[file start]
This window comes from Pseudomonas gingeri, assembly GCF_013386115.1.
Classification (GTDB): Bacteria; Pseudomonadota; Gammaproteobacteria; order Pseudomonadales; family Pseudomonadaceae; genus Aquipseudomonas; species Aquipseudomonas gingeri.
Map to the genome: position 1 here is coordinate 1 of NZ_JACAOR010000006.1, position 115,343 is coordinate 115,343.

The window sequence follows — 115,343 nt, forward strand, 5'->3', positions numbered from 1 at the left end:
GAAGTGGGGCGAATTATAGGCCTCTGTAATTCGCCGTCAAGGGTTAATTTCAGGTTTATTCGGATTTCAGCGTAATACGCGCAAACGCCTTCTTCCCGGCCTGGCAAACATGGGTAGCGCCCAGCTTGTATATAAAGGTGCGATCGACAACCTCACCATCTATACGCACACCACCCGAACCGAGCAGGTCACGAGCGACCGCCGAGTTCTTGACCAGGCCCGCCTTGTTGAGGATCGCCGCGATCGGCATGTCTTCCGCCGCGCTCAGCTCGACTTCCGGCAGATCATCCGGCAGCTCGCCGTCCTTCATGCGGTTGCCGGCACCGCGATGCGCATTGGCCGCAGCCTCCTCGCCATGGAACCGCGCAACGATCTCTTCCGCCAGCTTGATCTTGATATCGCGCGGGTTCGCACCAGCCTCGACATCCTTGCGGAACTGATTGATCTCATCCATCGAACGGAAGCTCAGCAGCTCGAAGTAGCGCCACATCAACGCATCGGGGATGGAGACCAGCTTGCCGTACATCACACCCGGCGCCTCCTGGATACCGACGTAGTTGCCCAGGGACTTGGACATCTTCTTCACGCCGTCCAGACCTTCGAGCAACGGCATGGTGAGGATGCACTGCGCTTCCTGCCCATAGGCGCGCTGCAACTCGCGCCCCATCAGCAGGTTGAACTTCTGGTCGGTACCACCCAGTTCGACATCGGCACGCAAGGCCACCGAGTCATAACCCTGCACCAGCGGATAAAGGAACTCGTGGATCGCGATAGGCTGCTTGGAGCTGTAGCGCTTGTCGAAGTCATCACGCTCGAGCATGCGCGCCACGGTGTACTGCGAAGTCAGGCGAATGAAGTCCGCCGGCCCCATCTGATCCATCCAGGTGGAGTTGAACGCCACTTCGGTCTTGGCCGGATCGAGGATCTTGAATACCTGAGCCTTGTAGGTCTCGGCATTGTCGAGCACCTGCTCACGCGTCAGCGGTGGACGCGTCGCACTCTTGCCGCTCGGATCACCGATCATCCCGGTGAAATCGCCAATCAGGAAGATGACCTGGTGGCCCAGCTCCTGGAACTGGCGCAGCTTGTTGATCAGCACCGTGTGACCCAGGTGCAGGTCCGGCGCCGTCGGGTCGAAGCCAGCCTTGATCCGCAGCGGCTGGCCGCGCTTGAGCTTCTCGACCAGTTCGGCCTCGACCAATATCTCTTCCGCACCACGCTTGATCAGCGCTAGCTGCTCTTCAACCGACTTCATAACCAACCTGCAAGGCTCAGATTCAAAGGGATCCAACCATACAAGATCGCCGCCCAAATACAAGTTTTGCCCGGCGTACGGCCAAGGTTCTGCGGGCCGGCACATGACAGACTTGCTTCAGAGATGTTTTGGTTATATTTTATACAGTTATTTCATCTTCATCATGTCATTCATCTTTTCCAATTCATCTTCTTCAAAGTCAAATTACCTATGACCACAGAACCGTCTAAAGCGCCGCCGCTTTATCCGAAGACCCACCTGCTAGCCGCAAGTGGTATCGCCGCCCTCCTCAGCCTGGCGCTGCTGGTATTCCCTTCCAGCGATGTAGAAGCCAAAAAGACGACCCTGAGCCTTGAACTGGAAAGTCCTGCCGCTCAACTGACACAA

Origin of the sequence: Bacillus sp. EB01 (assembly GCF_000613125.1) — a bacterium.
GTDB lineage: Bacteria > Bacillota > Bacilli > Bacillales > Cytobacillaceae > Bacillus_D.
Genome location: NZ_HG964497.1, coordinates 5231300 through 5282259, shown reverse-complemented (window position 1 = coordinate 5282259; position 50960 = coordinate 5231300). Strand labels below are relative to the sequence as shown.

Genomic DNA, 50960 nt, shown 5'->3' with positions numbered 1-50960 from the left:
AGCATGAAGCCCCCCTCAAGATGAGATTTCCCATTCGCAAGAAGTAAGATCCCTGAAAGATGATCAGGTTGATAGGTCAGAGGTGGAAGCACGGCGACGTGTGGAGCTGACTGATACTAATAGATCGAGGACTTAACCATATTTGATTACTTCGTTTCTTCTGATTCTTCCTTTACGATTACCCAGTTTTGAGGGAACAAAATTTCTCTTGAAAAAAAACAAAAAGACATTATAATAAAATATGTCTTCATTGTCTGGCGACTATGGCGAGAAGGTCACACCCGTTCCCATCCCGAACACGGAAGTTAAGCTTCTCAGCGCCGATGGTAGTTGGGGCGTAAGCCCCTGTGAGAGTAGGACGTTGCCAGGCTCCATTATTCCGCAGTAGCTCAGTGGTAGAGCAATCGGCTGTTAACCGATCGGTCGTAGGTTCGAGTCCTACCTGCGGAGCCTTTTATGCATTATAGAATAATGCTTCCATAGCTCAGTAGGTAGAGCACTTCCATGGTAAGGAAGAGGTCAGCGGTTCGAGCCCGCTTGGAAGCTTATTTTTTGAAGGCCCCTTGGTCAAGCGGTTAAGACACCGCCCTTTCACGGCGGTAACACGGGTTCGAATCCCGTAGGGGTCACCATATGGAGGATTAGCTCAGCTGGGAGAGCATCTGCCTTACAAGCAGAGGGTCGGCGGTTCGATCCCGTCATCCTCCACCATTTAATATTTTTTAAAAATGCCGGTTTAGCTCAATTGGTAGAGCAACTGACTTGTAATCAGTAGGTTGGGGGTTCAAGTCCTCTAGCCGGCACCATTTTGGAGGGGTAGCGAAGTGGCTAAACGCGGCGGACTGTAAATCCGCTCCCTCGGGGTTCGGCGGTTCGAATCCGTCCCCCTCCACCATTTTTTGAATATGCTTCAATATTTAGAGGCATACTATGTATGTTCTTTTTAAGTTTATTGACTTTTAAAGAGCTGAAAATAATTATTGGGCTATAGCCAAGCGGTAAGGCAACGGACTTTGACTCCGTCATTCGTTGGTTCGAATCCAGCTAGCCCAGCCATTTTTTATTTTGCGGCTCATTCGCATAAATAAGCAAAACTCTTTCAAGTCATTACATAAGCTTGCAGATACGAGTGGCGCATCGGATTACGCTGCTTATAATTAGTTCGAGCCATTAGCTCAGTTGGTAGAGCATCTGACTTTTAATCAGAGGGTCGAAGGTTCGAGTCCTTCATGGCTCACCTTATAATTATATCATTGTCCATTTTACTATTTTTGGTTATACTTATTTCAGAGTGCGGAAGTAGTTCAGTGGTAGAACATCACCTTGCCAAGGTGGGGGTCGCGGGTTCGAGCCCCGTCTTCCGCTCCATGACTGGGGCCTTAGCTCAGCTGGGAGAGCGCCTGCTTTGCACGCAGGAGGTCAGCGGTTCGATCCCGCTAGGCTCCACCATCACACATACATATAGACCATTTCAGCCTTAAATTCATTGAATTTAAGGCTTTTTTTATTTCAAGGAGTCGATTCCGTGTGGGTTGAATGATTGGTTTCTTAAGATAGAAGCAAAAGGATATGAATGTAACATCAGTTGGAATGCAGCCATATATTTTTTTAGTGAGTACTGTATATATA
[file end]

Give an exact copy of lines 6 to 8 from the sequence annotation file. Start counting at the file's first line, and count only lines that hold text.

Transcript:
Origin of the sequence: Bacillus sp. EB01 (assembly GCF_000613125.1) — a bacterium.
GTDB lineage: Bacteria > Bacillota > Bacilli > Bacillales > Cytobacillaceae > Bacillus_D.
Genome location: NZ_HG964497.1, coordinates 5231300 through 5282259, shown reverse-complemented (window position 1 = coordinate 5282259; position 50960 = coordinate 5231300). Strand labels below are relative to the sequence as shown.